Do yourself a favor and skip this book.
*SPOILERS AHEAD. SO MANY SPOILERS.*
Having started editing books, I read them differently now. This book started off with one of my least favorite things: a description dump. One of the main characters is sad about her body after baby, and she’s looking at her neighbor’s body and describing her large breasts, nipped in waist, etc. We don’t need to know all that. It doesn’t matter what the neighbor looks like at all. What matters is how the main character (Anne) feels about herself next to the neighbor.
Anne and her husband (Marco) head home after the dinner party to find their front door is open. This matters because to attend the dinner party next door, they’ve left their 6-month old baby at home, alone. They went every half-hour to check on her and had the baby monitor with them. This is when they discover the baby is missing. Her husband pushes her on how much she’s had to drink and suggests that maybe she did it open after all. This is pretty much a non-issue since we know the last person to be in the house is Marco.
The point of view for the story is a mess. The author chose third-party omniscient: The reader knows what everyone is thinking and what everyone has done. When Anne and Marco first discover their baby is missing, she makes it seem like both parents have no idea what’s going on. The problem with this is that several chapters later, Marco reveals that he is the one who orchestrated the kidnapping. Well, the reader should have known that from the beginning.
Let’s talk about all the different things the author tries to have going on:
- Marco arranges for the kidnapping of the baby to get money from the in-laws who hate him because his business is failing.
- Anne has a history of mental illness, though her husband only knows about the post-partum depression. In fact, she has a history of blackouts, and sometimes gets violent during those blackouts. (In high school she slammed a classmate against the wall because the classmate was making fun of her.) These blackouts are believed to occur because she dissociated when she, at 4 years old, watched her father die of a heart attack.
- The next door neighbor, Cynthia, comes on to Marco during the dinner party. It turns out, that Cynthia’s husband, Graham, likes to watch Cynthia have sex with other men. That’s why they find out that Marco is the one who aids in the kidnapping of his own child – there’s a videocamera aimed at the back deck where Cynthia apparently regularly has sex with other men. The camera catches Marco with the baby going into the garage and coming out without her. What’s interesting about this is that there are houses across the lane that can see what happens there.
- Richard (Anne’s stepfather) is a nasty old man who likes to exert control over everything especially when it comes to money (that comes from his wife’s family, not from his earnings). We find out that he’s having an affair with Cynthia and wants to leave Anne’s mother for her. But, he needs money to do it, because his business is failing too, so he orchestrates the kidnapping so he can get his wife’s money. He sends his “fixer” to become friendly with Marco and eventually suggests that Marco kidnap his baby to get money from his awful in-laws. Of course, the fixer double-crosses Marco. Richard then kills the fixer, takes the baby and all the money. He’s the hero who gets the baby back after staging another ransom request.
- About three-quarters of the way into the book, Anne becomes convinced that she must have killed her baby since she can’t remember what happened during the 11pm feeding. She knows that she’s slapped her daughter in the past when she’s been fussy, so she believes she’s capable of killing her too. She convinces herself that Marco is covering for her by arranging to have the baby taken away during his check on her. Anne takes herself to the police station to confess this. The detective suspects this at first, but as he gets the facts, he knows this version of events isn’t possible.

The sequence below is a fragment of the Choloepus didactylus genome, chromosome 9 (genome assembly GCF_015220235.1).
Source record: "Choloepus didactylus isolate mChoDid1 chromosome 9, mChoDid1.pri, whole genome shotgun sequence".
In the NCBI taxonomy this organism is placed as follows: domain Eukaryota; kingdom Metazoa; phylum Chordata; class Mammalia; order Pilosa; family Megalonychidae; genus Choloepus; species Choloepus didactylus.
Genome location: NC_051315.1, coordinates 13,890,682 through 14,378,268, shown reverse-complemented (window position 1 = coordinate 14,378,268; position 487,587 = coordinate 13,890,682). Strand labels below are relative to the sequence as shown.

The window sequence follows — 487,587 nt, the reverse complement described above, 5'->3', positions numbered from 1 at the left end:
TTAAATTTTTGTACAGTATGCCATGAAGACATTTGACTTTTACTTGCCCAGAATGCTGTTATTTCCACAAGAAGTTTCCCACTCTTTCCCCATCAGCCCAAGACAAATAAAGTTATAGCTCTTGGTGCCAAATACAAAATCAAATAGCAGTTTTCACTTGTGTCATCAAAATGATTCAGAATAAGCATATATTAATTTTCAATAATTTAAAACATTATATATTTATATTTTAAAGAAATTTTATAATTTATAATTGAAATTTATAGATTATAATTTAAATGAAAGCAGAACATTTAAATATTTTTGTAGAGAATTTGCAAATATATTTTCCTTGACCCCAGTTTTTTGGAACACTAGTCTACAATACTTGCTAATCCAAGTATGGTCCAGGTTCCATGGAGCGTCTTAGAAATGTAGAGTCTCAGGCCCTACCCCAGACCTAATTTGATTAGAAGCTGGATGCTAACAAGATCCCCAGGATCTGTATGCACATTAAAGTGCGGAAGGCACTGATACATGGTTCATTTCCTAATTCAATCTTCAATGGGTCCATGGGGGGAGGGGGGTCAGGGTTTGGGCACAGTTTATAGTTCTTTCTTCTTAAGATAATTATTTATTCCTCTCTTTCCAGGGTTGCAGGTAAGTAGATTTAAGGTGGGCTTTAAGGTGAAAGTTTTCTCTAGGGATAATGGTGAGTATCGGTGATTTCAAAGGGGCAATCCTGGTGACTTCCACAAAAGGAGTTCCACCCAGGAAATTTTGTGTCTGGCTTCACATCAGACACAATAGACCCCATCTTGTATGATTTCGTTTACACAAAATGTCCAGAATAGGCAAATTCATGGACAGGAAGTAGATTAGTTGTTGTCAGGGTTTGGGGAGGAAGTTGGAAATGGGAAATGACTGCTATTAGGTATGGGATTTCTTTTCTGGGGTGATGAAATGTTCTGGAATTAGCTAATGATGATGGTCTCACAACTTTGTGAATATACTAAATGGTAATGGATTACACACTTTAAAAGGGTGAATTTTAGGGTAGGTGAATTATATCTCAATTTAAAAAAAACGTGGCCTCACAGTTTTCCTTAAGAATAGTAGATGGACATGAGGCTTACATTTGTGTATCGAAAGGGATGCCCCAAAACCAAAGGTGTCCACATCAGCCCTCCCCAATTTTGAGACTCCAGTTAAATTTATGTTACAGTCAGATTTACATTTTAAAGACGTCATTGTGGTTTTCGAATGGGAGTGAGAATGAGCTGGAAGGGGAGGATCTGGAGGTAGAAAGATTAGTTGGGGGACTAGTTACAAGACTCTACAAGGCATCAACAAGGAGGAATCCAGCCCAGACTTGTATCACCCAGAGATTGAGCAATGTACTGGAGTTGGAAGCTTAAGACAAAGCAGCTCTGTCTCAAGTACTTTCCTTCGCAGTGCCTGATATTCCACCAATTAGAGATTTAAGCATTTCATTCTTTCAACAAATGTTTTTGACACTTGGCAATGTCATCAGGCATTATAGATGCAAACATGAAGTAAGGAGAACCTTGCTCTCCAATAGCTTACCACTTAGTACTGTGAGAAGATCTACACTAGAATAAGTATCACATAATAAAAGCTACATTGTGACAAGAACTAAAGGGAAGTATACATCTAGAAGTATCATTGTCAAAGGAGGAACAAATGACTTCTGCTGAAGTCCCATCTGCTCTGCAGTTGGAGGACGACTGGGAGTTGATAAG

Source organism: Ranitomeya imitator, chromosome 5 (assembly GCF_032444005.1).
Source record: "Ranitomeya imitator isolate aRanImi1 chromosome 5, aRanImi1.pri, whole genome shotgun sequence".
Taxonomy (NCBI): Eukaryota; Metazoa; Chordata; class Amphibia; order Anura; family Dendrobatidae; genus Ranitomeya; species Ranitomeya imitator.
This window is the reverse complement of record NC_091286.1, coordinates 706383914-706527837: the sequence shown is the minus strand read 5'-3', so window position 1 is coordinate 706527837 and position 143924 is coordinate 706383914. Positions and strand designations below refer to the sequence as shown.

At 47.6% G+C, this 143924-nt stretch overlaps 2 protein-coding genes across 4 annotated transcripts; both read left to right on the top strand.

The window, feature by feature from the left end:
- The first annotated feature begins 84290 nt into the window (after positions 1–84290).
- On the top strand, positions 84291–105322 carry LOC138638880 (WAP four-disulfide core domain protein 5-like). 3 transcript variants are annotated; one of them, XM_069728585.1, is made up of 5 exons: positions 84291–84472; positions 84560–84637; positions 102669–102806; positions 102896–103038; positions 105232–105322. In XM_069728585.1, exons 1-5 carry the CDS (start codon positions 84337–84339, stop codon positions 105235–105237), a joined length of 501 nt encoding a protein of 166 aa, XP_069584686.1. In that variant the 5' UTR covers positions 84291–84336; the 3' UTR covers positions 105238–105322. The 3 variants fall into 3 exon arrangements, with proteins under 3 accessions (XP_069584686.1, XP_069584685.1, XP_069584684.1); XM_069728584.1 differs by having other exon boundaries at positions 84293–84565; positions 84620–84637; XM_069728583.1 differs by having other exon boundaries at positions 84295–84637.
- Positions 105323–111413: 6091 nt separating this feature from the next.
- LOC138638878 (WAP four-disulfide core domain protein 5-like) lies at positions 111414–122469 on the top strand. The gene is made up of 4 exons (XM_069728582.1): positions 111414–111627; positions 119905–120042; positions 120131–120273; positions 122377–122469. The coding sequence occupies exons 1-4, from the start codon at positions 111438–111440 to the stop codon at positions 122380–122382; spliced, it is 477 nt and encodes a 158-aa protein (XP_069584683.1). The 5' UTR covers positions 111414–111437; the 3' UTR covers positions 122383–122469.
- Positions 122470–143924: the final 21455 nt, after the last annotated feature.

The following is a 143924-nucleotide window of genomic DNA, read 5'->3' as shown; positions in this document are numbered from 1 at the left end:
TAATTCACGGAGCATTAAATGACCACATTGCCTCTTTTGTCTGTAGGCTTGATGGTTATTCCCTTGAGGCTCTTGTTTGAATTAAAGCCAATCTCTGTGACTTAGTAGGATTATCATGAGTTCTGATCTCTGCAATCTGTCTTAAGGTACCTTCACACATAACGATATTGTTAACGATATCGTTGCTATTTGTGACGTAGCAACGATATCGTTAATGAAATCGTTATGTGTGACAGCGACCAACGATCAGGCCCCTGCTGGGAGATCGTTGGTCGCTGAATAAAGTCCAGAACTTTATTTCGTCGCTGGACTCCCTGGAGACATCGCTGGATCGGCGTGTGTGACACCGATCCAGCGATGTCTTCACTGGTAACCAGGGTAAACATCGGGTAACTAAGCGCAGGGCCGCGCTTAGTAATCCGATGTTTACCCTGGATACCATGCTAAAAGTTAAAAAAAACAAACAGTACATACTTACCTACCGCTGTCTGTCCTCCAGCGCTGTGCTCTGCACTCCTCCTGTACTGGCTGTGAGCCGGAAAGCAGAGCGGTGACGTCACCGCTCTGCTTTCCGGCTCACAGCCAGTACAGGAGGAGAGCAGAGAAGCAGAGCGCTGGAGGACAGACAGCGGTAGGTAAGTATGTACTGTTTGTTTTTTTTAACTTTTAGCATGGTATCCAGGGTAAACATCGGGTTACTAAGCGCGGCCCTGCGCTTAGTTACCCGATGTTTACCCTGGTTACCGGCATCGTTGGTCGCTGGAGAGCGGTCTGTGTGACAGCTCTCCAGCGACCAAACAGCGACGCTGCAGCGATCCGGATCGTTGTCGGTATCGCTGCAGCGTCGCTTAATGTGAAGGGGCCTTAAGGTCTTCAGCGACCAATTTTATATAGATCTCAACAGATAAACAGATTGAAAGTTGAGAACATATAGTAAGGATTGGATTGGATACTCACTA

- The book ends with Anne going to Cynthia’s to see how much she knew about the kidnapping, since Anne now knows that Cynthia has been having an affair with her father. Cynthia denies it, and gets nasty enough to say that if she had been involved, she would have killed the baby instead of kidnapping it. The next thing we know is that there are police cars and sirens, and Anne is sitting in her own living room, covered in blood, and holding a knife. I was curious how the police got called since Cynthia’s husband is out of town. Anne claims she has no idea what happened.
Combining this many stories into one is challenging for a skilled, experienced author, let alone for someone’s debut novel. In trying to do too much at once, it feels like nothing is done well. So much of what happens seems irrelevant, underdeveloped, too obvious, or just boring. None of the characters are likable. There’s nothing that keeps you attached to any of the characters; you’re not cheering for any of them.
You also have to wonder why everything is hunky-dory when they get Cora back. Richard gets arrested for his part in the kidnapping and the murder of his fixer, and Marco and Anne go home with their baby. Why in the world would Marco be okay with Anne and the baby, after Anne admits to slapping her? He’s just so relieved he isn’t going to prison? Which is also amazing – there’s no way in the real world you can kidnap a kid, even your own, and walk away from that without a conviction.
It is an easy read; I was able to finish in about 4 or so hours. I read it for a book club, which is probably the only reason I finished it at all. Otherwise I probably would have stopped at the second chapter. I am genuinely confused how this book ended up at the top of any bestseller lists.
If you can skip this one, do it. It’s not at all worth the read.